Contents - [pic]Previous - Next[pic]
Like the economy as a whole, the industrial sector in Ghana has been the subject of much inquiry (in chronological order, see Birmingham et al., 1966/7; Steel, 1977; Page, 1980; Andrea, 1981; Ewusi, 1986; Meier and Steel, 1989; Steel and Webster, 1990; Mosley, Harrigan and Toye, 1991; Sowa et al., 1991 and Rothchild, 1991). As mentioned already, industrial output as a whole has been growing since the adoption of the Structural Adjustment Programmes in Ghana. Within the industrial sector, it is small and medium scale industry that are increasing in proportion, and large scale industry that is static. The increase in output of the small and medium scale portion has been primarily through increase in the number of firms; entry into Ghanaian industry has been very rapid in recent years, but once established, the firms tend to remain fixed in size and employment. Large scale firms in Ghana have shown little resilience under the Structural Adjustment Programme. The liberalization of imports has permitted increases in foreign products with which they compete, often with disastrous results for the local industries. A headline from a newspaper (the Weekly Spectator, number 1233, Saturday, 9 November 1991) is 'factories collapsing... over 120 out of business'. The beginning of the article reads as follows: Over 120 industries in the country have closed down since 1988 due to their inability to sell goods they produce. The industries affected include those of garment, leather, agricultural, electrical, electronic, metal and pharmaceuticals. Prominent among them are the Match Factory, Crystal Oil Mills, Ever Ready Battery, Ayrton Drug manufacturing, all the machine shops, Ghana Candle and Brush Company. Others are the Glamour garment factory, Ghana Umbrella Factory, Benya distilleries, Baston Terrazo Works, Akropong farm ltd. and African Motors. A spokesman of the Association of Ghana Industries who disclosed these in an interview on Thursday said that unfair trade competition from unchecked imported items into the country has contributed to this situation. Even allowing for journalistic exaggeration, the majority of large Ghanaian firms competing with foreign producers have not fared well. The few that have prospered are those that have been endowed with exceptionally talented leadership and foreign technology (Lall et al., 1994). It is a temptation to blame all of the business failures upon the Structural Adjustment Programme in general and upon the liberalization of imports in particular. What those who have studied the changes in Ghanaian industry since the adoption of the Structural Adjustment Programme, and those who are employed within industry, are coming to realize is that the industrial structure of a country cannot be changed overnight. Embodied in the law, in custom, and in the behaviour of Ghanaians, as well as others in Sub-Saharan Africa, are elements which prevent the quick and easy transfer of resources from one line to another, or from one sector to another, or from one type of enterprise to another. Take as an example the legal requirements on payment of redundancy, for those whose employment is terminated, and for retirement, for those whose working life is ended. Laws passed by the Ghanaian parliament in the late 1950s and early 1960s entitle employees who are declared redundant to payments amounting to approximately five years' wages or salary. Payments to those retiring are, upon their retirement, approximately twice as large. To reduce employment, a large firm, which would be expected to conform to legislation, would incur substantial costs, with no immediate return. It is no surprise that large firms when faced with these costs of retrenchment, prefer to operate for some period and then to close down permanently. The choice for them is not between running at a profit and running at a loss, but between incurring a substantial loss in the short period, through...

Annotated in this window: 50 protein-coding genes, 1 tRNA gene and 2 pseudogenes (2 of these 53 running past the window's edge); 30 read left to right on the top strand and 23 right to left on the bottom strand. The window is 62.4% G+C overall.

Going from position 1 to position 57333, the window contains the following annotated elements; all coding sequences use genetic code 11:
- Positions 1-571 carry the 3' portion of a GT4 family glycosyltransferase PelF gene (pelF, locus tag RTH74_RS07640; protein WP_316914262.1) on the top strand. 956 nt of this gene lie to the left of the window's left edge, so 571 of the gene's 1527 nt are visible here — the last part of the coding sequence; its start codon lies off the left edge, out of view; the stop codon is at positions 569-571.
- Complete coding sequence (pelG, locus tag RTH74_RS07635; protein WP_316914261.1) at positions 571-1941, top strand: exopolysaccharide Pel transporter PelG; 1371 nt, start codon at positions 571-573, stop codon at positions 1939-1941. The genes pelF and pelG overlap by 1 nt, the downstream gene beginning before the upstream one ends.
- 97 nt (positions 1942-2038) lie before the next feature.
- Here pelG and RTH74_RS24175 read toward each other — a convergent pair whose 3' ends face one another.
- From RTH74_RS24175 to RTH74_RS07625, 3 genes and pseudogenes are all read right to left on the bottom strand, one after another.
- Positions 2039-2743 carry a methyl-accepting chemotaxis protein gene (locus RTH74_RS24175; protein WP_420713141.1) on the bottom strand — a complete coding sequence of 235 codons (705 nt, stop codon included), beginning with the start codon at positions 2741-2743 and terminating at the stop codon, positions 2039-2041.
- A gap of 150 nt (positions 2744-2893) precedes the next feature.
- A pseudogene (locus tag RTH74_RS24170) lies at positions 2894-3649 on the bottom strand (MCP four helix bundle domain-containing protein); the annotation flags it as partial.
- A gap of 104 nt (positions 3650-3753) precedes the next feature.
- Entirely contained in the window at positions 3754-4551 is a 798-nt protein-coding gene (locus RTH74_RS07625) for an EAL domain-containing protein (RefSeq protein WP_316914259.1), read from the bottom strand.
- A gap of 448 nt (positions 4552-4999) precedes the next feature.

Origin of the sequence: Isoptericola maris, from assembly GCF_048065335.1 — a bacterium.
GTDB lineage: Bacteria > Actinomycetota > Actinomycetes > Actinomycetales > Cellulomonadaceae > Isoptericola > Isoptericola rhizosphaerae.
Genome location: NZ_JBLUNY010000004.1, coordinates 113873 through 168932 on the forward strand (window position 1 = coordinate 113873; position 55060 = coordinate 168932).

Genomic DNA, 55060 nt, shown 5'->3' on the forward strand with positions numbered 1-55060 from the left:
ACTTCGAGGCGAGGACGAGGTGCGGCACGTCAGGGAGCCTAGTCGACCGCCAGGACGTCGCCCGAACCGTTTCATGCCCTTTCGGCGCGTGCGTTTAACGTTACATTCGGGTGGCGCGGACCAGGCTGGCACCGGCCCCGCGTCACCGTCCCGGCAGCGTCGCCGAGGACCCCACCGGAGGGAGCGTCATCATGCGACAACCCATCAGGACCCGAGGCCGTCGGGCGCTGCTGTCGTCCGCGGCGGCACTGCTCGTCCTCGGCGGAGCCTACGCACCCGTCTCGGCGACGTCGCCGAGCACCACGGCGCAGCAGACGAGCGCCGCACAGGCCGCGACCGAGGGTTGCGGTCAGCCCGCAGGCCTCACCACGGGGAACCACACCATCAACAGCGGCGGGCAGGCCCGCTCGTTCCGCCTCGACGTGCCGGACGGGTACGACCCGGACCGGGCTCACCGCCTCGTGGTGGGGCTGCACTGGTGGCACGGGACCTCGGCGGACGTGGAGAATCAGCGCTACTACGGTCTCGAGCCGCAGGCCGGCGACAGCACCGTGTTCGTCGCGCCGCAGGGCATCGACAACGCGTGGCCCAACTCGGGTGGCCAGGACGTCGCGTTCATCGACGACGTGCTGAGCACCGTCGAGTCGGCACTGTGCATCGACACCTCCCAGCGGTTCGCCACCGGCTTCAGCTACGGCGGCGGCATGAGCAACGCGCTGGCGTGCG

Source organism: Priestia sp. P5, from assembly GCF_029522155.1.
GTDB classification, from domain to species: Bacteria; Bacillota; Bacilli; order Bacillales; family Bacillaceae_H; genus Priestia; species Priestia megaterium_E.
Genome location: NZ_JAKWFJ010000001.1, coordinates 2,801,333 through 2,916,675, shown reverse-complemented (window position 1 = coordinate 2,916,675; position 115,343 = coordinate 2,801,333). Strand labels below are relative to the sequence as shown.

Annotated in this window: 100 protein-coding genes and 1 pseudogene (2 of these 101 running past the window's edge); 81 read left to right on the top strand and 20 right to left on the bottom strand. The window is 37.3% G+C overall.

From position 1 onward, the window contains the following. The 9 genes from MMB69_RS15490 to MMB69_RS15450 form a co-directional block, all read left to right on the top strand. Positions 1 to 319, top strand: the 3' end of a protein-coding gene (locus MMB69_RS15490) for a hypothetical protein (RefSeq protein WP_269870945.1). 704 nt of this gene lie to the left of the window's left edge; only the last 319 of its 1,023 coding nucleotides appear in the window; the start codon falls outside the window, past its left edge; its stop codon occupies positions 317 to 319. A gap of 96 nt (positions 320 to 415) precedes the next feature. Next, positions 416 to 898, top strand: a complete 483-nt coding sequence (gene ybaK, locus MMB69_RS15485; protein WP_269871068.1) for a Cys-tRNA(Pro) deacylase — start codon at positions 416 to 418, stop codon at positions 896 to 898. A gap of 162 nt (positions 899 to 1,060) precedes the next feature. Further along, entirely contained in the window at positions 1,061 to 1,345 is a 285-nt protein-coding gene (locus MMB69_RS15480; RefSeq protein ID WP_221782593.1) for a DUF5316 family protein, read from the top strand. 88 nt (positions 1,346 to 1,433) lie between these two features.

Please join StudyMode to read the full document